SBJ/April 1 - 7, 2002/Marketingsponsorship

FIFA's control of tickets has grown much tighter but isn't complete

The path to World Cup 2002 tickets, hotels and travel packages is cluttered by numerous choices, but not all roads will lead to guaranteed stadium seats in the co-hosting nations of Japan and South Korea.

The world governing body of soccer, FIFA, has taken much tighter rein on ticket inventories than ever before. But while the ticket sales policy for the 2002 Cup is structured "with the independent [soccer] fan in mind," it has not eliminated entrepreneurs who operate under old rules, said Ged Holmes of the U.K.-based FIFA World Cup Ticketing Bureau.

"Some [packagers] are working on the basis of the traditional way of operating, where you sell first [to the public], then go out and buy the inventory you need," said Holmes, marketing director of the FIFA bureau, operated by Byrom Consultants Ltd. "They are trying to handle this World Cup the way they have previous World Cups."

Much of the activity is happening online. The domain is operated by ticketing agent but has no affiliation to FIFA. The site lists numerous ticket/hotel packages for sale. A package for the U.S. team's three first-round games in Korea for two people, including tickets and 12 hotel nights in three cities, is available for $11,398.

RazorGator's "exclusive online offer" for the World Cup, according to the site, is in conjunction with exclusive provider PrimeSport International of Marietta, Ga. A member of the PrimeSport staff, who declined to be identified, said the company does not respond to questions about how it acquires event tickets. Another unofficial site,, uses the official World Cup 2002 logo, though it is not linked to any FIFA sites.

"Tour operators do not really have a legal right to use tickets as part of their packages," said Randy Bernstein, vice president of sales and marketing for the Yahoo! FIFA World Cup partnership, which includes production of the official portal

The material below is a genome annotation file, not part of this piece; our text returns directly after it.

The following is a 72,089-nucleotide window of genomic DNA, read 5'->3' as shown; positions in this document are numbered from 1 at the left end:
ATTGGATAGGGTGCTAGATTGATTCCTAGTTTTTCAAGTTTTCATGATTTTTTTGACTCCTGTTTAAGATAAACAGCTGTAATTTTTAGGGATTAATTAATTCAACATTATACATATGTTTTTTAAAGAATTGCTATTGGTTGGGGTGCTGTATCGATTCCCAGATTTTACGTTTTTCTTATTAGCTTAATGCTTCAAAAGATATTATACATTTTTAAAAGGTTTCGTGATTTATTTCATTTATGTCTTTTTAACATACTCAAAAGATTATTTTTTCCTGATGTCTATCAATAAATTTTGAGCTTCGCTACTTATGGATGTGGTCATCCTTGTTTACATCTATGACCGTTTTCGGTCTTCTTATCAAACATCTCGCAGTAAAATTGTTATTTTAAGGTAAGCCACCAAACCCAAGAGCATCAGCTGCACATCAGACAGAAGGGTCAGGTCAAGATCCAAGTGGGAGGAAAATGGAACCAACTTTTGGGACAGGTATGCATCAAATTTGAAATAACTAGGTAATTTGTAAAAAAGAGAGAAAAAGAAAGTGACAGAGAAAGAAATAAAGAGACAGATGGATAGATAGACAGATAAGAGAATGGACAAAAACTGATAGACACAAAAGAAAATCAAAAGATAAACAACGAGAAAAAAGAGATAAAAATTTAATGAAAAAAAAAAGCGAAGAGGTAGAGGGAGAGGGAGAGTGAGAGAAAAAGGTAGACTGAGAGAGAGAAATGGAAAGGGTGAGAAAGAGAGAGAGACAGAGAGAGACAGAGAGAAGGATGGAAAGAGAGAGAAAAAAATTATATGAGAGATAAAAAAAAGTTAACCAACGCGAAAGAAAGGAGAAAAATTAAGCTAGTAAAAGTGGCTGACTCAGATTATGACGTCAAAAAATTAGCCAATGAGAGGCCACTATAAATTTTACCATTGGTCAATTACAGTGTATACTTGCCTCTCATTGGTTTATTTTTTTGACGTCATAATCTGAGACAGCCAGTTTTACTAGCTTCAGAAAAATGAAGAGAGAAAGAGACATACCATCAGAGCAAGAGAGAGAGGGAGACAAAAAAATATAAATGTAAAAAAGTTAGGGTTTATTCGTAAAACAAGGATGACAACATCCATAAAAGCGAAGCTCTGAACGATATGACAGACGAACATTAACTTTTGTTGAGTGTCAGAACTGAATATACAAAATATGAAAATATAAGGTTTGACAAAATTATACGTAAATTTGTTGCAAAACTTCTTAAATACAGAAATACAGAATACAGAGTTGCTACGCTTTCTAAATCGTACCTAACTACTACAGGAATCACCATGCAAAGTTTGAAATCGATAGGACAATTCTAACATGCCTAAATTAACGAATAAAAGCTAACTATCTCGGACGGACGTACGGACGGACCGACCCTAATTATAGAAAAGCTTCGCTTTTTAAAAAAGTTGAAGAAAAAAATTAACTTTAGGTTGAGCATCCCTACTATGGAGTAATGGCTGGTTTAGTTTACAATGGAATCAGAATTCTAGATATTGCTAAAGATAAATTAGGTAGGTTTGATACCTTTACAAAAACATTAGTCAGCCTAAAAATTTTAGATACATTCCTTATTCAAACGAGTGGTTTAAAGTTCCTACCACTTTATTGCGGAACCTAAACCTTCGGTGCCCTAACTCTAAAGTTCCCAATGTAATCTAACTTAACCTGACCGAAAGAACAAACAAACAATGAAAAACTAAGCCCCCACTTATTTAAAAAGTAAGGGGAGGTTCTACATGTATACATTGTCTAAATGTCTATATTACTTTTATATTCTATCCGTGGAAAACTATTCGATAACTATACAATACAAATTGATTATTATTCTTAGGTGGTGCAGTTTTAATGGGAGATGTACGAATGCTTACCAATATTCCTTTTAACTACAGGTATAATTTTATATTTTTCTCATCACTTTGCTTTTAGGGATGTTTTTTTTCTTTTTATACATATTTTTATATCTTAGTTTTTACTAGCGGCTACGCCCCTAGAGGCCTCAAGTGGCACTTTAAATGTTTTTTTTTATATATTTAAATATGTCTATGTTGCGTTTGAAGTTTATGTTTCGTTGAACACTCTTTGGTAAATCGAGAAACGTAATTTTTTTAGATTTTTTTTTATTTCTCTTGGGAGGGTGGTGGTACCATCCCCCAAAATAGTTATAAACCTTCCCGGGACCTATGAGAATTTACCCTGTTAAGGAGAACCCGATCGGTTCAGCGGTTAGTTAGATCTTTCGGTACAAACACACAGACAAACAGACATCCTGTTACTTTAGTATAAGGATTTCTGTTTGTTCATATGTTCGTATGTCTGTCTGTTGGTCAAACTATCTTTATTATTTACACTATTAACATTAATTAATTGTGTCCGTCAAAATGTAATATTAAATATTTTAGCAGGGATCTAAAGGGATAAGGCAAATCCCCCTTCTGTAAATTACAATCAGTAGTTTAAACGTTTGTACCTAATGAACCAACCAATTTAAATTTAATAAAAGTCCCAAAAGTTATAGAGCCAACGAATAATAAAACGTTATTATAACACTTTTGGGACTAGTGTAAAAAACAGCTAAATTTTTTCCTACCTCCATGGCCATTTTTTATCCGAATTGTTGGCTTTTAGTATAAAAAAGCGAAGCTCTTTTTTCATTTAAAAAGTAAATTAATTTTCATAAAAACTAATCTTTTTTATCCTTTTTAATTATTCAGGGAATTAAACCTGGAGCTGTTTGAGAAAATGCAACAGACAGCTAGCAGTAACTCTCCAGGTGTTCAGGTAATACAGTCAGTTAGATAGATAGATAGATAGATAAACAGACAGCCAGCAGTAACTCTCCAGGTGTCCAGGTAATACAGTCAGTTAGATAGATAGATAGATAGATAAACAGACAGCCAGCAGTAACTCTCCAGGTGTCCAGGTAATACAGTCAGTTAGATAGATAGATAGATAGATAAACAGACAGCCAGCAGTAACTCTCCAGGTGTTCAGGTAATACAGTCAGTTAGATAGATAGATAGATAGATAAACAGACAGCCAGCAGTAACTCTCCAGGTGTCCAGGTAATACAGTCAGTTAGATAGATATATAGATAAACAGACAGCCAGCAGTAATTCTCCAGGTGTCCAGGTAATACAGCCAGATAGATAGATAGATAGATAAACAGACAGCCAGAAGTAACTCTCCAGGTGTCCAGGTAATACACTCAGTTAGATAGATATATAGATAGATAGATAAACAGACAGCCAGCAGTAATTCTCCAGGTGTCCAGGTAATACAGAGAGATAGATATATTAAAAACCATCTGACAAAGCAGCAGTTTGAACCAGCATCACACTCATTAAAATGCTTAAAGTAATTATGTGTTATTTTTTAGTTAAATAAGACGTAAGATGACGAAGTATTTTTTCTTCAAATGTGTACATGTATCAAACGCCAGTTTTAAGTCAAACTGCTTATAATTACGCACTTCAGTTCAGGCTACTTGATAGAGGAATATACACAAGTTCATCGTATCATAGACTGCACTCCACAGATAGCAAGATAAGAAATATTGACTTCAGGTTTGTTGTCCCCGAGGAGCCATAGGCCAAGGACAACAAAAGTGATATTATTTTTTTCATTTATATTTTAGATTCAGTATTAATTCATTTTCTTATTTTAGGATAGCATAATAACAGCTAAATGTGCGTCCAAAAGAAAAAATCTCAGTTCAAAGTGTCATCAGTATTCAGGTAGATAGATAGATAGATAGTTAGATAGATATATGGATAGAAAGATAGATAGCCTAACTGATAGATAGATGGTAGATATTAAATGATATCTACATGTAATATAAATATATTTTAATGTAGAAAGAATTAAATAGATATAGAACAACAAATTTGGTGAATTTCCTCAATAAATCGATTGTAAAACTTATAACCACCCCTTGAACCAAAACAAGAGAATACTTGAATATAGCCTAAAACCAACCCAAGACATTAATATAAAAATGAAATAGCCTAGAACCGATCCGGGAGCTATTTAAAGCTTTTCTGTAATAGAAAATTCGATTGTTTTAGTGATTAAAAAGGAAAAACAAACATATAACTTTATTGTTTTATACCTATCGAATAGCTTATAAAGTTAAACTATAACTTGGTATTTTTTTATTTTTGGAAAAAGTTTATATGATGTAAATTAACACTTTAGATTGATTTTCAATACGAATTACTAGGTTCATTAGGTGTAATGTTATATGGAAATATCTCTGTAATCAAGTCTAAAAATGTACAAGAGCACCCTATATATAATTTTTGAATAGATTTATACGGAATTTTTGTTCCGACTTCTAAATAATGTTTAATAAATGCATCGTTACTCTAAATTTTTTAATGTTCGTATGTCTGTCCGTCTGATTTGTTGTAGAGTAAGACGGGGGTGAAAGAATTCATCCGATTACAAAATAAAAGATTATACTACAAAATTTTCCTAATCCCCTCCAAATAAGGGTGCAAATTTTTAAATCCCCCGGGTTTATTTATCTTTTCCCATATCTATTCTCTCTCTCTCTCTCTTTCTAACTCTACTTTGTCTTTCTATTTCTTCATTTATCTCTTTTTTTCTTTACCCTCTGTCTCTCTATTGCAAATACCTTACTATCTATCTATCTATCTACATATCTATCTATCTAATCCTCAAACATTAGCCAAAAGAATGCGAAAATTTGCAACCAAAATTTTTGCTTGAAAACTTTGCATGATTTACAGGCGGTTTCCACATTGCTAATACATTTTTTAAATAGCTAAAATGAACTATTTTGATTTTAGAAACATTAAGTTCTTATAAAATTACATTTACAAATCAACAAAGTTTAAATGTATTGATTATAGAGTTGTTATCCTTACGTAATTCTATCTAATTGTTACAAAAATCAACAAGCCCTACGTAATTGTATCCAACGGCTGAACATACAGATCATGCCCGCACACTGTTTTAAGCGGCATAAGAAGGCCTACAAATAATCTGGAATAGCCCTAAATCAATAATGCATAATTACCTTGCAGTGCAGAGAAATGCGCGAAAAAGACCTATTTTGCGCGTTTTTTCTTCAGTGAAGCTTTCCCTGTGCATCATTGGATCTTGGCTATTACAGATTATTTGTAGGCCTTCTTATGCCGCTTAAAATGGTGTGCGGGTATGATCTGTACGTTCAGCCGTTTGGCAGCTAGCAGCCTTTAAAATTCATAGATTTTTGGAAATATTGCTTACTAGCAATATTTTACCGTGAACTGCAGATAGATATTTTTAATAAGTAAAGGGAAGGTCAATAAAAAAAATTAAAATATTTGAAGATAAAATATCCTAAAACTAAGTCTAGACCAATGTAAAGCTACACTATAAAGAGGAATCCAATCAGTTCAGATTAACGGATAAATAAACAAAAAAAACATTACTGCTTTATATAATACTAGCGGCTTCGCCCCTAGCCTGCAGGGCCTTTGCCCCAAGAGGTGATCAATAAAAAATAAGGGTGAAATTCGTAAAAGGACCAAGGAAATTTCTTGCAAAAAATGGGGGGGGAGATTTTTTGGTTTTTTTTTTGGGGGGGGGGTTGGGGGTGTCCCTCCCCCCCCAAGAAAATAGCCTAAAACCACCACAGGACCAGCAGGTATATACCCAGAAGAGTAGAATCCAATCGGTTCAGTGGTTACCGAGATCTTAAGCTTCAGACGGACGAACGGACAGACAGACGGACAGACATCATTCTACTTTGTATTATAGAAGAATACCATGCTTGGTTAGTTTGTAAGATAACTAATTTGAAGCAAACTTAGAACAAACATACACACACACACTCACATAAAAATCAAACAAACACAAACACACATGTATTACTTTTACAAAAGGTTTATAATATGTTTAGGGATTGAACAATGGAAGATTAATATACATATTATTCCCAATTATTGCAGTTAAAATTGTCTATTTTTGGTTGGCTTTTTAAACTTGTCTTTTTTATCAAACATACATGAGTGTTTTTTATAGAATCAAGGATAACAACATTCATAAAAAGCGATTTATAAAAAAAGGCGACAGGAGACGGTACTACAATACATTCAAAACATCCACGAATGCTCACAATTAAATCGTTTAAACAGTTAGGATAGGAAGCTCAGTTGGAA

FIFA did not prohibit tour packagers from buying ticket blocks in the past. But for 2002, sources have been reduced to three:, national soccer federations and, geared less to public consumption, the 15 official FIFA World Cup sponsors. Sponsors can use their allocations for internal hospitality packages or consumer promotions and sweepstakes. Of the 3.2 million tickets produced for the Cup, 6.1 percent (195,200) go to sponsors, according to spokesperson Regula Bleuler of FIFA Marketing in Switzerland.

  TAKING SIDES: FIFA President Joseph “Sepp” Blatter recently sent another volley over the bow in the growing power standoff between his organization and UEFA, the body governing Europe's vast club framework. Blatter made public statements that UEFA holds too much power because it has eight of 24 seats on the FIFA executive committee.

Within a week and to the surprise of few, UEFA chief Lennart Johansson endorsed the candidacy of Africa's Issa Hayatou, who will oppose Blatter in his bid for re-election to the FIFA presidency. The vote is May 29 in Seoul, two days before the World Cup opener.

Blatter critics say he must shoulder blame for FIFA's financial setbacks after the demise of its marketing agency, ISL. Blatter stands by audited losses of $30 million, but others inside FIFA believe the damage was worse and are conducting an internal investigation, approved by the FIFA executive committee.

 FOOT NOTES: In a recent Harris Interactive poll conducted to gauge interest in World Cup soccer, 49 percent of respondents said they would follow World Cup news on the Internet. While that might suggest productivity slowdowns at the office, fervor generated by the tournament might be felt at home, too. Six percent indicated they would trade "a significant other" for two tickets to the World Cup final in June. ... The Korea Development Institute forecasts a $604 million infusion for Korea's economy this spring. The boost will come from an estimated 400,000 overseas visitors attending the World Cup.

Steve Woodward can be reached at

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